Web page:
We walked on to the other side of the camp towards the gas chamber. Not far from the gas chamber, behind a wall of trees sat the home of the Nazi Officer who was in charge of the camp. Our tour guide told us that his wife often referred to her home as “paradise” because she received many of the items that belonged to the victims. After the liberation, the officer was found guilty and a separate gallows was created on the grounds of the camp just for him. His last views were of his home and the gas chamber.
The last stop for our first tour was the gas chamber. We were asked to stay silent inside, in remembrance of the lives lost in the chamber. The ceiling of the chamber created the illusion of a shower. However in a small window above, the Nazis infiltrated the chamber with Zyklon B gas and killed thousands of victims. From the gas room, other prisoners were forced to pick up the bodies and put them into the crematorium to be burned. As we walked out of the chamber and ended the first tour, my heart and mind were overwhelmed. It gave me a numb feeling, trying to comprehend everything I just saw.
We took a short break before meeting up with our tour guide at Auschwitz II – Birkenau. Upon entry, we walked on the platform alongside the train tracks. In the middle of the tracks sat a cattle car. Approximately up to 80 victims were crammed into a single car, traveling many miles from all over Europe. Upon arrival, majority of the victims were sent directly to the chambers on either side of the tracks behind a wall of trees. We followed the same path towards the chambers to see what was left of them. In an attempt to hide the evidence, the Nazis destroyed a good portion of Auschwitz II – Birkenau. Despite their attempt, you can still manage to see the layout of the chambers, from the gas room to the crematorium.
After seeing one of the chambers, we headed up the opposite side of the tracks to some other buildings. During our walk, I noticed how rough the ground was with sharp rocks poking up in different directions. I couldn’t even imagine being a working prisoner at the camp and not having shoes to walk around in. Even with the shoes I had on, I felt every rock beneath my feet.
Our guide led us to one of the buildings on the edge of the camp. We peered inside the windows and saw what looked like a bunch of unsanitary porta-potties lined up in a long row. These were the toilets used by the prisoners. We walked on to the next building where we saw the living conditions of the prisoners who awaited their unfortunate deaths. Inside the building, there were 3 levels of wooden planks. The victims were expected to cram together and sleep on the bare wood without clothes or blankets.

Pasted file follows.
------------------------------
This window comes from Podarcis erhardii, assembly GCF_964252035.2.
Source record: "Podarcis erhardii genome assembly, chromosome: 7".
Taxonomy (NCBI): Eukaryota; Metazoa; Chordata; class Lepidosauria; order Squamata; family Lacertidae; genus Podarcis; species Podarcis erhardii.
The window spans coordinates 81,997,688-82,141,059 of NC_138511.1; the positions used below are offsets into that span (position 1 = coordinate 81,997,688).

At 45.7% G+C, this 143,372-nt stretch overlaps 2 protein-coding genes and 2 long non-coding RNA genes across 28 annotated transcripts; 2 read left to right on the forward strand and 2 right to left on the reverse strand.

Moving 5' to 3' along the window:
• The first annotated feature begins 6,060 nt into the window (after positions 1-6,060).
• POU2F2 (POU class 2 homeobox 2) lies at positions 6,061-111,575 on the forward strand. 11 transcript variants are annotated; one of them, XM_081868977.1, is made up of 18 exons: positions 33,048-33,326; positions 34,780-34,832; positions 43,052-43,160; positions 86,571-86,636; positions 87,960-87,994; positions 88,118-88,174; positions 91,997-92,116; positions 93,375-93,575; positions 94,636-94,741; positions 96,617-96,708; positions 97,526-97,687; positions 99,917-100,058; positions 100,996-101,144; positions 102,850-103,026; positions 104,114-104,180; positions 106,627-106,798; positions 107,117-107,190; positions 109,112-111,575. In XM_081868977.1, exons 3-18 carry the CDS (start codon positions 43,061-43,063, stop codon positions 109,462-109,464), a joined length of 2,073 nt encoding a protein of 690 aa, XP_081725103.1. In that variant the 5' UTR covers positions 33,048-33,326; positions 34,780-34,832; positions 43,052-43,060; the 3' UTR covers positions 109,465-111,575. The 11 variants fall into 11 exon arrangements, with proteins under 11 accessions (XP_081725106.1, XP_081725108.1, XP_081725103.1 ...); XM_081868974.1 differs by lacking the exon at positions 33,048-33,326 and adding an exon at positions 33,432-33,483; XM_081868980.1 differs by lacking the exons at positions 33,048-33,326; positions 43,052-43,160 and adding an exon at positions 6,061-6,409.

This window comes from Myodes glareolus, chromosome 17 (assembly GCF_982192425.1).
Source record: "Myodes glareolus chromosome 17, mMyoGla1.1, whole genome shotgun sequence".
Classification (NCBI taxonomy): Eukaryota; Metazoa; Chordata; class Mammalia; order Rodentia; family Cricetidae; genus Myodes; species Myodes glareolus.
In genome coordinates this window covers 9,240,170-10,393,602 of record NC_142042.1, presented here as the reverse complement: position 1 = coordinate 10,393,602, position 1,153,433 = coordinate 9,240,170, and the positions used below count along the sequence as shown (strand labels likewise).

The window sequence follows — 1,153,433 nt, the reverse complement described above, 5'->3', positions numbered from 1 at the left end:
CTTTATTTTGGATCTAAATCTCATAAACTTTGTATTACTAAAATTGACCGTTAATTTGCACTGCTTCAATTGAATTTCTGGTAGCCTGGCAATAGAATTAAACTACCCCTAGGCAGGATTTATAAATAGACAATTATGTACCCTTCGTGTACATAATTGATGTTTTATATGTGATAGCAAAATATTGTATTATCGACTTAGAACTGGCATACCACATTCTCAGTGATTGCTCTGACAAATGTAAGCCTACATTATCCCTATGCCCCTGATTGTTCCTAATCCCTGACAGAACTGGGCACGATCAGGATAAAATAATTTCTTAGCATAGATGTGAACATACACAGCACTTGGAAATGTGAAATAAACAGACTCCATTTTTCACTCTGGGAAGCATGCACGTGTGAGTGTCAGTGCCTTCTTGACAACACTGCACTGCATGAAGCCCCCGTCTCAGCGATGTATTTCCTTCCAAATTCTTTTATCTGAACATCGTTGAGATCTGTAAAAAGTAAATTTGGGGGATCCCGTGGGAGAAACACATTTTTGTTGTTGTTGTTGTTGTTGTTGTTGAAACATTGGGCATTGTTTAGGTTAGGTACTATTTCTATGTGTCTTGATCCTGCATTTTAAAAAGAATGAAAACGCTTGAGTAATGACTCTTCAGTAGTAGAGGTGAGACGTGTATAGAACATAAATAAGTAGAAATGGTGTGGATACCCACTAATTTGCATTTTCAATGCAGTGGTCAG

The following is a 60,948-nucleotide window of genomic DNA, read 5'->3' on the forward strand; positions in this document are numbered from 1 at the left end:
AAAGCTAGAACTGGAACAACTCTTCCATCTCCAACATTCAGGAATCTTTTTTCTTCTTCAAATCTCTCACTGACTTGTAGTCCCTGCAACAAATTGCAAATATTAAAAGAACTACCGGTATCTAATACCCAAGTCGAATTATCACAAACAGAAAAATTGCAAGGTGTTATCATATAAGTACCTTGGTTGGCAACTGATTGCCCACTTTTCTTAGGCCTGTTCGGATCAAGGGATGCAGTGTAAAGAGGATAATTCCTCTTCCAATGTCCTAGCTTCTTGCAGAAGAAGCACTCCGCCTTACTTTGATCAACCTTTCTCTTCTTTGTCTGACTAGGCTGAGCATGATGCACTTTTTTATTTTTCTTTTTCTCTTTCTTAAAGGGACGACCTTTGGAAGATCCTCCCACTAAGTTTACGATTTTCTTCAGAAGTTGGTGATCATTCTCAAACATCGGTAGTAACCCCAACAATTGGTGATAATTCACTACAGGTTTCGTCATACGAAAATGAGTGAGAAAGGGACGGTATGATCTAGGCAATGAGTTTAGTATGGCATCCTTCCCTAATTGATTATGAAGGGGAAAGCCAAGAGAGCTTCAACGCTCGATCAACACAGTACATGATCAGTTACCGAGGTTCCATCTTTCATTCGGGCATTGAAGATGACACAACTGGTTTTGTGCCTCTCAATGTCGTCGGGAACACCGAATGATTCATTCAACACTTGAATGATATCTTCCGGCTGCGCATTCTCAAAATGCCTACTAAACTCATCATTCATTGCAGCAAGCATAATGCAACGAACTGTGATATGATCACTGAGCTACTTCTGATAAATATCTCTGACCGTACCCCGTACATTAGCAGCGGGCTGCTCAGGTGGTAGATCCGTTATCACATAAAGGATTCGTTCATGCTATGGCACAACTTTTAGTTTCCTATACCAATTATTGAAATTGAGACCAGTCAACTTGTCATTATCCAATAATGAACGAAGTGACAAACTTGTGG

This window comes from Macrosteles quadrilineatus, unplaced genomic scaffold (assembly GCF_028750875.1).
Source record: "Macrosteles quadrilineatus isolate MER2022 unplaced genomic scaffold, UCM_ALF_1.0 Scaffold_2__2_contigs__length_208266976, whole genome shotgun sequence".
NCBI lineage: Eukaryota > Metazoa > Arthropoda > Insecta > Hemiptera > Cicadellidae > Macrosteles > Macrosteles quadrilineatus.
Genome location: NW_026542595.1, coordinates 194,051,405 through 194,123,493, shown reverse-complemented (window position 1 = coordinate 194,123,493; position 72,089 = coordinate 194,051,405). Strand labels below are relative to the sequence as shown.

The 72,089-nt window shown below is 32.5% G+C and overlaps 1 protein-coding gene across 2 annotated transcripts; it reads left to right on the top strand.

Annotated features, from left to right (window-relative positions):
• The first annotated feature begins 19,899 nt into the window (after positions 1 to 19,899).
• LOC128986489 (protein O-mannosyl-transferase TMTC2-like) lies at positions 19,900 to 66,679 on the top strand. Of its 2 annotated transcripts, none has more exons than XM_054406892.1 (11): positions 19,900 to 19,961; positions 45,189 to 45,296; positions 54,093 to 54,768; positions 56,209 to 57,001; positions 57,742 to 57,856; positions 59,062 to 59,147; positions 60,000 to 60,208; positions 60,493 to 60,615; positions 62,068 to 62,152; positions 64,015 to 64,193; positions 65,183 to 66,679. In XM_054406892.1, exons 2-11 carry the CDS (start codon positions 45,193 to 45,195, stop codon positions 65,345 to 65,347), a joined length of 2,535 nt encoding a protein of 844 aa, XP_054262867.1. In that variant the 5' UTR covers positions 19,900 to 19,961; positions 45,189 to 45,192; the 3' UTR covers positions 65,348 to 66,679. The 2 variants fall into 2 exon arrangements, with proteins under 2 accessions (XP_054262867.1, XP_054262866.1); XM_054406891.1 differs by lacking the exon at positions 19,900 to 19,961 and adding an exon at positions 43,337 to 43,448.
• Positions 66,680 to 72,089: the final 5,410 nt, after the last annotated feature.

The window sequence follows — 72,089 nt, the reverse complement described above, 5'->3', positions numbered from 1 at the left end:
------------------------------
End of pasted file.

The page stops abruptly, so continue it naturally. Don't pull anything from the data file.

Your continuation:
Our final stop of the tour was the top of the tallest lookout tower. From there, we could see the entire camp. The remains mostly consisted of brick chimneys because the Nazis burned the wooden buildings before the liberation. As I looked over the desolated camp before me, I couldn’t help but wonder how humankind could have been capable of allowing this to happen. I would like to think that most people believe in love and kindness. But the major flaw in the mind of a Nazi was seeing the Jews and other victims as nothing more than cattle. In no way were their lives seen as valuable. It’s an idea I learned from one of my psychology classes. Discrimination often arises because the minority is seen as the equivalant to mere objects and nothing more. If only the Nazi authorities would have attributed value to the innocent victims, so many lives could have spared.
On that cold, rainy day, I was reminded that humankind is flawed. We steal, we cheat, we lie, we harm others, and the list goes on. Yet the positive thing is that we can learn from their immorality and create a better tomorrow for one another. We are all capable of choosing how we treat others. My hope is that we can learn from that moment in history and choose to show love and kindness to all lives we come in contact with, regardless of our differences.
“Human greatness does not lie in wealth or power, but in character and goodness. People are people, and all people have faults and shortcomings, but all of us are born with a basic goodness.” – Anne Frank